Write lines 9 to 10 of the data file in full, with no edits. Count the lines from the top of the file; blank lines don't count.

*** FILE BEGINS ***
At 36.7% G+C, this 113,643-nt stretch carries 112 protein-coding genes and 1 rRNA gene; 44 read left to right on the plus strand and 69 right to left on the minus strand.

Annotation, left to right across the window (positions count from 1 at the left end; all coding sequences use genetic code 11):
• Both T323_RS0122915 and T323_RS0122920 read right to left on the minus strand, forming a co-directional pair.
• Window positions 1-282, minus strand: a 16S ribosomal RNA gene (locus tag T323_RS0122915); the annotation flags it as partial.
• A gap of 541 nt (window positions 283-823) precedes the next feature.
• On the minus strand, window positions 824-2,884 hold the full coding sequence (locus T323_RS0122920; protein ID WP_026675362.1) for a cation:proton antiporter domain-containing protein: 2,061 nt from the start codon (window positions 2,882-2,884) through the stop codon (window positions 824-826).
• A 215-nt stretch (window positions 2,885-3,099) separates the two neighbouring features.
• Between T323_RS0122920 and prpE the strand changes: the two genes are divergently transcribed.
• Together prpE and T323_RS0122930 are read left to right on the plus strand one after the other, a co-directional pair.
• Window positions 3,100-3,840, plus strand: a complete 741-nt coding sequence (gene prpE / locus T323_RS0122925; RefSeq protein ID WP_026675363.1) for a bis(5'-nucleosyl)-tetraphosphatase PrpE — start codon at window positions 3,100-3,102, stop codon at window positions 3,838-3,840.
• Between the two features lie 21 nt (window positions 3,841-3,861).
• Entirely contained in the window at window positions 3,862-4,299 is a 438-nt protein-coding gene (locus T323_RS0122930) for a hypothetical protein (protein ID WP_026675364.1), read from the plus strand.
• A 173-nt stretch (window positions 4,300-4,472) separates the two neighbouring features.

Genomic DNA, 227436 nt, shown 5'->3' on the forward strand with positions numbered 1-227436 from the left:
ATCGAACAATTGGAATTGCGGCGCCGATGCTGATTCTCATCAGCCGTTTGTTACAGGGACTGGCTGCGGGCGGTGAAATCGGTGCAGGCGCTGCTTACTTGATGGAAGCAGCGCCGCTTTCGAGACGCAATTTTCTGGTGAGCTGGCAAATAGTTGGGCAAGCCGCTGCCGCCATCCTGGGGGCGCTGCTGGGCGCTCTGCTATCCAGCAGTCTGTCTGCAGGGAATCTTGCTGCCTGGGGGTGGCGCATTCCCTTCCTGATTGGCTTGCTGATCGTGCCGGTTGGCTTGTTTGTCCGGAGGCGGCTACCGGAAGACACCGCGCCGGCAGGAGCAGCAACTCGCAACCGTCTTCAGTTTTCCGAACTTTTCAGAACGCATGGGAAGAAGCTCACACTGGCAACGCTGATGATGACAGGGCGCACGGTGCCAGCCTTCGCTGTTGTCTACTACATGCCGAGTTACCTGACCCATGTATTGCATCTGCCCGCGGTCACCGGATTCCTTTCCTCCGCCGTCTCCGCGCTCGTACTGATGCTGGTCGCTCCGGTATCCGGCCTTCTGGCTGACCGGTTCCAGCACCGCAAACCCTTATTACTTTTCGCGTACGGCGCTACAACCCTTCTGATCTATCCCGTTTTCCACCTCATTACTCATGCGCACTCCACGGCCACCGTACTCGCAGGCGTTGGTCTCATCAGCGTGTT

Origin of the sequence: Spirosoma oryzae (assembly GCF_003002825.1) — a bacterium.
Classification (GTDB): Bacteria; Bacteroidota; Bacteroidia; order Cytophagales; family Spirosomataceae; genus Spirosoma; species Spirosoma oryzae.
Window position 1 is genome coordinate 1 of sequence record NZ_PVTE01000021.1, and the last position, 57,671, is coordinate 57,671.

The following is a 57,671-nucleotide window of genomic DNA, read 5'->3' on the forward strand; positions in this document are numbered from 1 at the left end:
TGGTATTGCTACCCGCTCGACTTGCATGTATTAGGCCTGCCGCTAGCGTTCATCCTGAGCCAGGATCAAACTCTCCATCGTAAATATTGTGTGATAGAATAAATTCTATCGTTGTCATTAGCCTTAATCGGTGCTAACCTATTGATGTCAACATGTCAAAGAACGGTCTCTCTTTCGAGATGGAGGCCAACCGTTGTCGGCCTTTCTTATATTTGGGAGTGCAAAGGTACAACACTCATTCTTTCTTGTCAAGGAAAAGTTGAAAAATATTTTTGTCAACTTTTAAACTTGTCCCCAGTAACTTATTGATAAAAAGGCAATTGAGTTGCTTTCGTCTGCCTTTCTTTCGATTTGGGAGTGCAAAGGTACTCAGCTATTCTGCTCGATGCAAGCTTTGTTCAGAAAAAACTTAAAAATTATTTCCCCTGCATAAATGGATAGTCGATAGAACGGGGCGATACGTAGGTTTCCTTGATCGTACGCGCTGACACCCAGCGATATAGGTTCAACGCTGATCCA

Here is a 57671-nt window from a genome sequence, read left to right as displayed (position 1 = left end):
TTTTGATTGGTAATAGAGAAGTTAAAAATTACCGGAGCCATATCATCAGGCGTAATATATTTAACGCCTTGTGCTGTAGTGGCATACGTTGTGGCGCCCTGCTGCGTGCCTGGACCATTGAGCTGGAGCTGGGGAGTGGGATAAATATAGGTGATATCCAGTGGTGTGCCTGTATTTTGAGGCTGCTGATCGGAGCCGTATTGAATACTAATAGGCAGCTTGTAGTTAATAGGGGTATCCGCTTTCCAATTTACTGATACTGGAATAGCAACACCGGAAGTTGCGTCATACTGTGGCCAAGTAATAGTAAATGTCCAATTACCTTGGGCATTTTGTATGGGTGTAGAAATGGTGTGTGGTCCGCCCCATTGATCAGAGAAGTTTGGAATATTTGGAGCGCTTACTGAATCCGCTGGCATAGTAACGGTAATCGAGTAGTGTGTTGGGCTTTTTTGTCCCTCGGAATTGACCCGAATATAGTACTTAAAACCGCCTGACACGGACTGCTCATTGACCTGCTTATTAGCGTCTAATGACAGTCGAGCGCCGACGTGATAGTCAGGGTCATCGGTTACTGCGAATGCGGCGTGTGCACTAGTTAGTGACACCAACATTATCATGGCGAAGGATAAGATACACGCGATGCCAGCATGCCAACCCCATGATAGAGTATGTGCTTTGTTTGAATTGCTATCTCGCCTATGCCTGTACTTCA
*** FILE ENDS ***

• Together prpE and T323_RS0122930 are read left to right on the plus strand one after the other, a co-directional pair.
• Window positions 3,100-3,840, plus strand: a complete 741-nt coding sequence (gene prpE / locus T323_RS0122925; RefSeq protein ID WP_026675363.1) for a bis(5'-nucleosyl)-tetraphosphatase PrpE — start codon at window positions 3,100-3,102, stop codon at window positions 3,838-3,840.